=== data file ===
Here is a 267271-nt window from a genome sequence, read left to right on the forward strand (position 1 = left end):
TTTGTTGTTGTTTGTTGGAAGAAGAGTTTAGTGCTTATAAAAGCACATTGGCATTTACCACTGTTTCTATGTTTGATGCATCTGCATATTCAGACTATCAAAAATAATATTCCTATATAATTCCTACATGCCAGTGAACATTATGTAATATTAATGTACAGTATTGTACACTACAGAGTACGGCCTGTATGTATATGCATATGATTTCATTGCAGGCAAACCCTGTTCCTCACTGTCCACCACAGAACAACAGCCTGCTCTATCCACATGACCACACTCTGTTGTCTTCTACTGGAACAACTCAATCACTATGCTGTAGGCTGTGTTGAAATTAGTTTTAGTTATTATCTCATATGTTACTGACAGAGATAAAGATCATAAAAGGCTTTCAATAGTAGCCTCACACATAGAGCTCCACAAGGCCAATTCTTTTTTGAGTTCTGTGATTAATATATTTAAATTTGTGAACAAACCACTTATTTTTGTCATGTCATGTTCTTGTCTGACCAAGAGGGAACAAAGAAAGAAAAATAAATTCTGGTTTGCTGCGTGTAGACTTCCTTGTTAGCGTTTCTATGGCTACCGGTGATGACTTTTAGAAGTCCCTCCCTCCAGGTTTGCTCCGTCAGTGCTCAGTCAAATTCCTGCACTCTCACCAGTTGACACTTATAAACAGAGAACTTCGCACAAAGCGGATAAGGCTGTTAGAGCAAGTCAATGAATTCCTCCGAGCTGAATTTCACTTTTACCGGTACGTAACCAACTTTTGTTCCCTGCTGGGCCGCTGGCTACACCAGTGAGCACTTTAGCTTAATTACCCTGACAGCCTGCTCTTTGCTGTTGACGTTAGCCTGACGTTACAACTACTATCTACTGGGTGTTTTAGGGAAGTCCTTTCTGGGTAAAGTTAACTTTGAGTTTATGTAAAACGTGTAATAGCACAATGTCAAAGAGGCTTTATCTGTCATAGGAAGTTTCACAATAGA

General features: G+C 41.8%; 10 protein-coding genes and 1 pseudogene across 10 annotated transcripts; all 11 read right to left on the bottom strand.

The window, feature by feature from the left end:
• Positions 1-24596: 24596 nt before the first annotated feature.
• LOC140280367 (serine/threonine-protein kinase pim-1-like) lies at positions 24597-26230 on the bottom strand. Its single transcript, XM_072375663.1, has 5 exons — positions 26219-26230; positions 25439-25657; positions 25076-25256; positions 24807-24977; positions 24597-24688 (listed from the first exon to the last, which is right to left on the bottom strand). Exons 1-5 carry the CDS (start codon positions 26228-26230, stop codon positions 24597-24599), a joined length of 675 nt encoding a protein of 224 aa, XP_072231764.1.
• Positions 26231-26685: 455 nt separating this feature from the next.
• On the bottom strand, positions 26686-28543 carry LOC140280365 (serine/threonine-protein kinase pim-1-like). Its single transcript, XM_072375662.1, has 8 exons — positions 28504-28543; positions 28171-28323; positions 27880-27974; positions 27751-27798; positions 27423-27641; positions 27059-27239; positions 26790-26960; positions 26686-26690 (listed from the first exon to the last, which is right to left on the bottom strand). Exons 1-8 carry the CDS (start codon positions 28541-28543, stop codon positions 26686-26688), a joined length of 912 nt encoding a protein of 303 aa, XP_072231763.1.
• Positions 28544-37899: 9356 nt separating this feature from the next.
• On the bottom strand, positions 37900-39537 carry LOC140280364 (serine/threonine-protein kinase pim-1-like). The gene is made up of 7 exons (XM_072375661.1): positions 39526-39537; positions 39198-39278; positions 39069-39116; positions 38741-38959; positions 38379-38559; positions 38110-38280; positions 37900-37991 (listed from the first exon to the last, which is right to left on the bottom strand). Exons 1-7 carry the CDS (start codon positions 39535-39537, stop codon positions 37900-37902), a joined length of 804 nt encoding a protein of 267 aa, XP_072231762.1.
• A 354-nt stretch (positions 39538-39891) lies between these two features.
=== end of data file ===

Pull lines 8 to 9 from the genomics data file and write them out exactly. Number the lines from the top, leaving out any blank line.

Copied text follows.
• On the bottom strand, positions 26686-28543 carry LOC140280365 (serine/threonine-protein kinase pim-1-like). Its single transcript, XM_072375662.1, has 8 exons — positions 28504-28543; positions 28171-28323; positions 27880-27974; positions 27751-27798; positions 27423-27641; positions 27059-27239; positions 26790-26960; positions 26686-26690 (listed from the first exon to the last, which is right to left on the bottom strand). Exons 1-8 carry the CDS (start codon positions 28541-28543, stop codon positions 26686-26688), a joined length of 912 nt encoding a protein of 303 aa, XP_072231763.1.
• Positions 28544-37899: 9356 nt separating this feature from the next.